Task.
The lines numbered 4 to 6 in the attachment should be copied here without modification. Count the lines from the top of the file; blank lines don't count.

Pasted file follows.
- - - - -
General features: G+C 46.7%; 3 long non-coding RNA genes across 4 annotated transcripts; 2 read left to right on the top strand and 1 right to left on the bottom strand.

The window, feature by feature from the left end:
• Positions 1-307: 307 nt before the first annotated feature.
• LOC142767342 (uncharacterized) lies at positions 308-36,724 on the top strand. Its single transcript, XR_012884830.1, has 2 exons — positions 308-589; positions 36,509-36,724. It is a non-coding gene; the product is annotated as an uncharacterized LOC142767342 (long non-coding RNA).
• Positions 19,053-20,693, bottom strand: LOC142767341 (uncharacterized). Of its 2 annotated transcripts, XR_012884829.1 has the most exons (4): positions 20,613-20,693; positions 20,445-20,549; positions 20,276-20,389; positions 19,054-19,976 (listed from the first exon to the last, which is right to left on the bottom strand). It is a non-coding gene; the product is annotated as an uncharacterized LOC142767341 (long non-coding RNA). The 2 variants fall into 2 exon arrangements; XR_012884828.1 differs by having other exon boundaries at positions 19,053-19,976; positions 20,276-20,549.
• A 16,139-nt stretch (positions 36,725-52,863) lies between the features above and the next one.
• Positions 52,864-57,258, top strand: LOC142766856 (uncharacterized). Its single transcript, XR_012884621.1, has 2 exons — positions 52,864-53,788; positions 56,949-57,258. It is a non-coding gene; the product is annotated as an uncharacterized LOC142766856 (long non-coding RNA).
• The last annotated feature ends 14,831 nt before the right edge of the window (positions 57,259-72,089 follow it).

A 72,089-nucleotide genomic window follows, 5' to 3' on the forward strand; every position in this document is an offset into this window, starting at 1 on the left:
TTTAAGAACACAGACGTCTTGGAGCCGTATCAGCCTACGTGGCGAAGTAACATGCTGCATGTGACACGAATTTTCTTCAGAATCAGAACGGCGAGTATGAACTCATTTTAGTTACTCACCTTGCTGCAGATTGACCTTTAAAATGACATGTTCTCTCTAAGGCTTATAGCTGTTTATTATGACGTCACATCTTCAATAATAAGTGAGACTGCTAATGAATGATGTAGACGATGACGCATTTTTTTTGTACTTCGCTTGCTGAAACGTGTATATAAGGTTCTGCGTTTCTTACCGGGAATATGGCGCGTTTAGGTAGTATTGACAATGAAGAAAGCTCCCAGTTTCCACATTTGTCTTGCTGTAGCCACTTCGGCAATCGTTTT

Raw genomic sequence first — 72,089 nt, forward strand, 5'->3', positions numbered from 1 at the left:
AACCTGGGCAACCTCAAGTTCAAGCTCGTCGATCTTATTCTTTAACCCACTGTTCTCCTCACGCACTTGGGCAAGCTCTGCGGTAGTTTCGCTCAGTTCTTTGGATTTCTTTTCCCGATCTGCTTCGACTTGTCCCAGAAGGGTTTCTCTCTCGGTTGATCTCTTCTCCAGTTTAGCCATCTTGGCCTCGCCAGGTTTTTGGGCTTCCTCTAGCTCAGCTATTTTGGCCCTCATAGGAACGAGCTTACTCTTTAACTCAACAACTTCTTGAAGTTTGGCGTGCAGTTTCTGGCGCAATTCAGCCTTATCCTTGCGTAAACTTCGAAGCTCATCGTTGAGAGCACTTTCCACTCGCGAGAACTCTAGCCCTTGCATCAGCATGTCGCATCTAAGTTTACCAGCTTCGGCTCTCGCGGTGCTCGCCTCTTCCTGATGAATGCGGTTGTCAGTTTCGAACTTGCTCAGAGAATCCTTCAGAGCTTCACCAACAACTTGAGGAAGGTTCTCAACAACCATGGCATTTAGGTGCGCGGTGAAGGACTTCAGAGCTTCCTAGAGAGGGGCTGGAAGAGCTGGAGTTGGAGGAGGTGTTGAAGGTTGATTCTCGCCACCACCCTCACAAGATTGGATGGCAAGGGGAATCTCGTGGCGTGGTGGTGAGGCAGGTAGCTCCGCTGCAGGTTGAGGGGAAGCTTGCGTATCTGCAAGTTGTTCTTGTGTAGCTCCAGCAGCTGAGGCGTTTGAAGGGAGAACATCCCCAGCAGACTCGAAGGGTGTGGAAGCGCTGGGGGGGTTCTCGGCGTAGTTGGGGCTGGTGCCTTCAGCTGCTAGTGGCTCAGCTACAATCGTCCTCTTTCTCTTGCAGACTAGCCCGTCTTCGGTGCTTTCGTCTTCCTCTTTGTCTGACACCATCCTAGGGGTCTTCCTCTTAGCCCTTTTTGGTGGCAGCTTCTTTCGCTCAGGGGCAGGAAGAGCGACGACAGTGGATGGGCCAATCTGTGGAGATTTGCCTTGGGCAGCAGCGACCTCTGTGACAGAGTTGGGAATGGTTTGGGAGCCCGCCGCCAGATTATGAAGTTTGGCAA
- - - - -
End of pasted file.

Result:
• LOC142767342 (uncharacterized) lies at positions 308-36,724 on the top strand. Its single transcript, XR_012884830.1, has 2 exons — positions 308-589; positions 36,509-36,724. It is a non-coding gene; the product is annotated as an uncharacterized LOC142767342 (long non-coding RNA).
• Positions 19,053-20,693, bottom strand: LOC142767341 (uncharacterized). Of its 2 annotated transcripts, XR_012884829.1 has the most exons (4): positions 20,613-20,693; positions 20,445-20,549; positions 20,276-20,389; positions 19,054-19,976 (listed from the first exon to the last, which is right to left on the bottom strand). It is a non-coding gene; the product is annotated as an uncharacterized LOC142767341 (long non-coding RNA). The 2 variants fall into 2 exon arrangements; XR_012884828.1 differs by having other exon boundaries at positions 19,053-19,976; positions 20,276-20,549.
• A 16,139-nt stretch (positions 36,725-52,863) lies between the features above and the next one.